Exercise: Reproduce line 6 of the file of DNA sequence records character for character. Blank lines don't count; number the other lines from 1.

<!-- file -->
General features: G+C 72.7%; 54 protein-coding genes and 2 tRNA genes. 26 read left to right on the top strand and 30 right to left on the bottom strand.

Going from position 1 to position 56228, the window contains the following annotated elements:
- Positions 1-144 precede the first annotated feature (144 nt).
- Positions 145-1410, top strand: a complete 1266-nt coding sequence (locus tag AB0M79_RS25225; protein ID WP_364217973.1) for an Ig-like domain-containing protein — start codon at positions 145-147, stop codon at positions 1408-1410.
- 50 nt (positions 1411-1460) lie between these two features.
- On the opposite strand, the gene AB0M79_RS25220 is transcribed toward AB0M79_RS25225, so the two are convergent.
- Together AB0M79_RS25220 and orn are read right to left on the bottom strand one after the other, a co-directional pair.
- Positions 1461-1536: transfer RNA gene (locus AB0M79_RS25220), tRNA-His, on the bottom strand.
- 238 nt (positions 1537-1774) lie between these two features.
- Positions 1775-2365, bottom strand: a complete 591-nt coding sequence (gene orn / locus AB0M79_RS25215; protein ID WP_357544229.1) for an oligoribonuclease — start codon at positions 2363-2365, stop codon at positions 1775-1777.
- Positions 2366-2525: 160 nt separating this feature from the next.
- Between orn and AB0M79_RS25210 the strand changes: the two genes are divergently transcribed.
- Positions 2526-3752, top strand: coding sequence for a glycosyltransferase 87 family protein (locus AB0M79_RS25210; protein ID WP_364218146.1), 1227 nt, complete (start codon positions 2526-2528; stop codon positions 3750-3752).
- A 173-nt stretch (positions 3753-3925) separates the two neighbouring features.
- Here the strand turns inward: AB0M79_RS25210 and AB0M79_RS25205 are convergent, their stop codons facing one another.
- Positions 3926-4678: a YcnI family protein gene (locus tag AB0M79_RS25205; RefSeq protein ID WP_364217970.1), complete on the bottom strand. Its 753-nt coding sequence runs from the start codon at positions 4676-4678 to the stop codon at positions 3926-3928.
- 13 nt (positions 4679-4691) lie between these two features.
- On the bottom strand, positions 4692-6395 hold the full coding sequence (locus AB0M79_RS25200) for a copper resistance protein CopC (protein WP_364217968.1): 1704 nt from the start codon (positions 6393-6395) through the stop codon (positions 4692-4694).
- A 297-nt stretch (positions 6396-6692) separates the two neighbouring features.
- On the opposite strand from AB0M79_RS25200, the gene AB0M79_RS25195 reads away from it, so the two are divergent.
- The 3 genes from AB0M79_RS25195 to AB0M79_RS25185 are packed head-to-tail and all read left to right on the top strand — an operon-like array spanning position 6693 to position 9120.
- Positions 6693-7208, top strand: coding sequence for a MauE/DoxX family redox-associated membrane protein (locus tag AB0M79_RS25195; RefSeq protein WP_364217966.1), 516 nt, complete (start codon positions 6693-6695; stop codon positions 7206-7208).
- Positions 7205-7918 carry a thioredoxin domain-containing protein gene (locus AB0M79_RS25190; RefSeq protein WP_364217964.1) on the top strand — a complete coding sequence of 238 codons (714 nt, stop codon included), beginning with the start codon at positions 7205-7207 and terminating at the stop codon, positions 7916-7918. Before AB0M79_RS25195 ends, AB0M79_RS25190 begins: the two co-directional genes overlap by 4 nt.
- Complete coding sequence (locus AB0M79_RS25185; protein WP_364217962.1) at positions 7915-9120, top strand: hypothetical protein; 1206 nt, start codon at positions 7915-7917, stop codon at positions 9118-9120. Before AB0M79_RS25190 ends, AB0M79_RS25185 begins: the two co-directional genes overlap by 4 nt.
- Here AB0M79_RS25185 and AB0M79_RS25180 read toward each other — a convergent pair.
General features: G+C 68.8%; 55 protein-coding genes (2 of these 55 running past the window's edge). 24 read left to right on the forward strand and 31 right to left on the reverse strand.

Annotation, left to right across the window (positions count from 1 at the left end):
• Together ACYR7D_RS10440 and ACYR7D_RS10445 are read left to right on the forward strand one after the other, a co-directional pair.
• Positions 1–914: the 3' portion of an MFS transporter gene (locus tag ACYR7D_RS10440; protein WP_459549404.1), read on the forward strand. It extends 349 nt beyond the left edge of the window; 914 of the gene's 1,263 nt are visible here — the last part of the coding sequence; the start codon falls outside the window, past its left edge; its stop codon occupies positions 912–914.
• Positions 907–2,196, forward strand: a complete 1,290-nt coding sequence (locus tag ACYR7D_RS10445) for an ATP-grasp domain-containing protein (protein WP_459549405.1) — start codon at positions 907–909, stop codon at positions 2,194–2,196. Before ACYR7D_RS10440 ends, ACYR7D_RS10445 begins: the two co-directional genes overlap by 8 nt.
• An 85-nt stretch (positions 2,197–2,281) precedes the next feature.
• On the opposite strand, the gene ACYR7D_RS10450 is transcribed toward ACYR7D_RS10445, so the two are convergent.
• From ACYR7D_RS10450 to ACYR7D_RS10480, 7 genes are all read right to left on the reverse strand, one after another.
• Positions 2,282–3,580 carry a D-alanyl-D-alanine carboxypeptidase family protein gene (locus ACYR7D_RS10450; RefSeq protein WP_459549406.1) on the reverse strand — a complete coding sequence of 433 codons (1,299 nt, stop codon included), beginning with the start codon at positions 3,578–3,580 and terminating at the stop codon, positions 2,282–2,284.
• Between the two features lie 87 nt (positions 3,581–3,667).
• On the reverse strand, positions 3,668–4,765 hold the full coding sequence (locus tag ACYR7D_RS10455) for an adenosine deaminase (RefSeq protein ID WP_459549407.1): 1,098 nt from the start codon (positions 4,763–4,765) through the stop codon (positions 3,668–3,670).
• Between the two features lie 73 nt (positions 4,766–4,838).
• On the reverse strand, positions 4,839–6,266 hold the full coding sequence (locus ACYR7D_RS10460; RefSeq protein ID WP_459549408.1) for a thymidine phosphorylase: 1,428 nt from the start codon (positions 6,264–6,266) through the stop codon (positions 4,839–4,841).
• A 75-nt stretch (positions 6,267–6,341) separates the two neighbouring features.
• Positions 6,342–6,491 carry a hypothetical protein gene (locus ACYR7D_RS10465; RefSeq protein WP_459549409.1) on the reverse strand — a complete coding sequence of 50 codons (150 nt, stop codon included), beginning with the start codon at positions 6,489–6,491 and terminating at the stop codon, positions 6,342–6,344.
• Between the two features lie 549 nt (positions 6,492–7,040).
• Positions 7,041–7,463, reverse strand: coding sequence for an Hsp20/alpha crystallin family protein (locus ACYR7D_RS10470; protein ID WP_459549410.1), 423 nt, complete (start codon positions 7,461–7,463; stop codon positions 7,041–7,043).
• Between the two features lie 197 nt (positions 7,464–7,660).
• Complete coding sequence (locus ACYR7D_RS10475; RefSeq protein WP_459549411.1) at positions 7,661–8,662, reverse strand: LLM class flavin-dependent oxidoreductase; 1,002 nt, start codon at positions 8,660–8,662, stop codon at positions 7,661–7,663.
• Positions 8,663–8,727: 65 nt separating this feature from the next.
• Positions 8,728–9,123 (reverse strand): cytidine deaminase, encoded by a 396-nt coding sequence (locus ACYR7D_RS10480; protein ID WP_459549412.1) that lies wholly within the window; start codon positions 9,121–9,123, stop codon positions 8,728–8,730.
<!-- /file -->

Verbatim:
- On the opposite strand, the gene AB0M79_RS25220 is transcribed toward AB0M79_RS25225, so the two are convergent.